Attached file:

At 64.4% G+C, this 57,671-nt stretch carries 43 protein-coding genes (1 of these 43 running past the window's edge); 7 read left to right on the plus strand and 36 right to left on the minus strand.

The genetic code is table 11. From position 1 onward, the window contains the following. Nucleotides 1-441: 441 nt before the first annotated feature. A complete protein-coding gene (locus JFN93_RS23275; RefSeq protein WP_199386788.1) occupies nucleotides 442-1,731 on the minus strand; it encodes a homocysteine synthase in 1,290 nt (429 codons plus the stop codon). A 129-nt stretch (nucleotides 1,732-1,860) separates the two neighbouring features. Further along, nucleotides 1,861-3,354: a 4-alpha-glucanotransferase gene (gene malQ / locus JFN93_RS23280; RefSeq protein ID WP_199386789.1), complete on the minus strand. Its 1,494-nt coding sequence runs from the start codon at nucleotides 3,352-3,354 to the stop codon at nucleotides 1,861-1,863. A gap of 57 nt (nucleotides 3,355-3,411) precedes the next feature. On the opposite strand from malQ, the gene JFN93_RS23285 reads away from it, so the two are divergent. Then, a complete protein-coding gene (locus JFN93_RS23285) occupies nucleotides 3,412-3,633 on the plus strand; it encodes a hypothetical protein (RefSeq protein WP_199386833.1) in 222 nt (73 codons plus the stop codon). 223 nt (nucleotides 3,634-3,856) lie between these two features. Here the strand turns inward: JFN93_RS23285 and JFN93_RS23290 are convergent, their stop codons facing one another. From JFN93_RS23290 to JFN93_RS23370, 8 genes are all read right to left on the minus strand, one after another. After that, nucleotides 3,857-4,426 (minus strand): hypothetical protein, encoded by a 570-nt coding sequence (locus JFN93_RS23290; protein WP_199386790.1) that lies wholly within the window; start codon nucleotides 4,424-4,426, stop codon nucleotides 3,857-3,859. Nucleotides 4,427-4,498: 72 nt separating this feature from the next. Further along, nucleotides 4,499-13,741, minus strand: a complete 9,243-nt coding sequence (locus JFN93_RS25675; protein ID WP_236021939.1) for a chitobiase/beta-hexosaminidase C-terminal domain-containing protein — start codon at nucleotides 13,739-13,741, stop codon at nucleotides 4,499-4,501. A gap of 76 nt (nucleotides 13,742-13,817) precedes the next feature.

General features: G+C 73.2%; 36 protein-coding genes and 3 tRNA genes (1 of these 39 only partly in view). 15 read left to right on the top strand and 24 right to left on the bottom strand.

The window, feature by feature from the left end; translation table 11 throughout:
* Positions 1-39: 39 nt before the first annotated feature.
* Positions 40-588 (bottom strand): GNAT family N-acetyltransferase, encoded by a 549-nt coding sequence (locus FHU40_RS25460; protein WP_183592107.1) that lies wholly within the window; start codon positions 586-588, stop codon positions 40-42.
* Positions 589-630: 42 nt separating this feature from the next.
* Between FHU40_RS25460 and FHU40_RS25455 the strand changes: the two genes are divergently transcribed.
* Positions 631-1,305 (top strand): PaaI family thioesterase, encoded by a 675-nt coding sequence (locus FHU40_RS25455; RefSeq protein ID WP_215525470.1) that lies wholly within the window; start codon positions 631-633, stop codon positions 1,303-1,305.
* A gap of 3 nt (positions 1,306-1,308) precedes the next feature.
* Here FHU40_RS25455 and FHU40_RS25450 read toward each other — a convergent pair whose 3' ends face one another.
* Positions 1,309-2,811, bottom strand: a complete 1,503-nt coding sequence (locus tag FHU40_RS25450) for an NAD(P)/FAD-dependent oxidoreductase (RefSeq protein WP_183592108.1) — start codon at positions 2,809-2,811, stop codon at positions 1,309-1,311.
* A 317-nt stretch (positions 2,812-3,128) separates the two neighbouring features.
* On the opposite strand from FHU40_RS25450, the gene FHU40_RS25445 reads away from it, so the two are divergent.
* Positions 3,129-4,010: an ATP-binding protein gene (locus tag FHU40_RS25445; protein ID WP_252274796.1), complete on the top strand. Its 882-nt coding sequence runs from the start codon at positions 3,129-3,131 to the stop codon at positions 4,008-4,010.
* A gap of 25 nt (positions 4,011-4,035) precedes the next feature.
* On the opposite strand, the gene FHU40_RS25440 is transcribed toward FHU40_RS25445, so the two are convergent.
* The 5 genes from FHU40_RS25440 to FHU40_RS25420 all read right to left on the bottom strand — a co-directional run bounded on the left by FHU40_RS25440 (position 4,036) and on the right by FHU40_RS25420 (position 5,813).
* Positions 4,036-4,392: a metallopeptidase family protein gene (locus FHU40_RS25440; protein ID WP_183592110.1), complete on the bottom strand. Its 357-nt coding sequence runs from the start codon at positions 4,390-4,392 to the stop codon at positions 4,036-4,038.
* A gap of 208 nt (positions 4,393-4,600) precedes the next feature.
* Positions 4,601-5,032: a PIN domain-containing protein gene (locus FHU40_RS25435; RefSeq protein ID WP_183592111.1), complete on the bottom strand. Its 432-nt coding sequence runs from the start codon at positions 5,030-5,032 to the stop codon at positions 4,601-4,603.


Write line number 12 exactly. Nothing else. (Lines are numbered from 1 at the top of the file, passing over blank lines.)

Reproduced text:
* Positions 1,309-2,811, bottom strand: a complete 1,503-nt coding sequence (locus tag FHU40_RS25450) for an NAD(P)/FAD-dependent oxidoreductase (RefSeq protein WP_183592108.1) — start codon at positions 2,809-2,811, stop codon at positions 1,309-1,311.